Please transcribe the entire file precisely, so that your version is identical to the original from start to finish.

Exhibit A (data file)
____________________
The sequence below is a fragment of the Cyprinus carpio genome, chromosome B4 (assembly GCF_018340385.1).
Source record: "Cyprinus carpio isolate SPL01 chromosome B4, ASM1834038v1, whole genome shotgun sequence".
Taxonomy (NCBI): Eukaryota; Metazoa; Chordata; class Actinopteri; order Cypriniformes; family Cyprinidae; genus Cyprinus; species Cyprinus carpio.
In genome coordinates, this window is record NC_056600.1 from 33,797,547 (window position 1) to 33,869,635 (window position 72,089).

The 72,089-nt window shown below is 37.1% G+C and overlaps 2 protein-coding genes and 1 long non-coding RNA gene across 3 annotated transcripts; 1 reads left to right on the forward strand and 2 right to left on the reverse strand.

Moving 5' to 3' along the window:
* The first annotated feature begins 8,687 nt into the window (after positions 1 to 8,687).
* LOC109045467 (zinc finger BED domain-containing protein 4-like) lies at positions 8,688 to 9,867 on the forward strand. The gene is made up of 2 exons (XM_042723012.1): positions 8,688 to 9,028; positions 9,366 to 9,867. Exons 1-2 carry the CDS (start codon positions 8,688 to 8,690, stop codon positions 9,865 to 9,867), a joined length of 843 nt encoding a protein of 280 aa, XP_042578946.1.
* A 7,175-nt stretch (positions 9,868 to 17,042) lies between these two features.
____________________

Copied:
The sequence below is a fragment of the Cyprinus carpio genome, chromosome B4 (assembly GCF_018340385.1).
Source record: "Cyprinus carpio isolate SPL01 chromosome B4, ASM1834038v1, whole genome shotgun sequence".
Taxonomy (NCBI): Eukaryota; Metazoa; Chordata; class Actinopteri; order Cypriniformes; family Cyprinidae; genus Cyprinus; species Cyprinus carpio.
In genome coordinates, this window is record NC_056600.1 from 33,797,547 (window position 1) to 33,869,635 (window position 72,089).

The 72,089-nt window shown below is 37.1% G+C and overlaps 2 protein-coding genes and 1 long non-coding RNA gene across 3 annotated transcripts; 1 reads left to right on the forward strand and 2 right to left on the reverse strand.

Moving 5' to 3' along the window:
* The first annotated feature begins 8,687 nt into the window (after positions 1 to 8,687).
* LOC109045467 (zinc finger BED domain-containing protein 4-like) lies at positions 8,688 to 9,867 on the forward strand. The gene is made up of 2 exons (XM_042723012.1): positions 8,688 to 9,028; positions 9,366 to 9,867. Exons 1-2 carry the CDS (start codon positions 8,688 to 8,690, stop codon positions 9,865 to 9,867), a joined length of 843 nt encoding a protein of 280 aa, XP_042578946.1.
* A 7,175-nt stretch (positions 9,868 to 17,042) lies between these two features.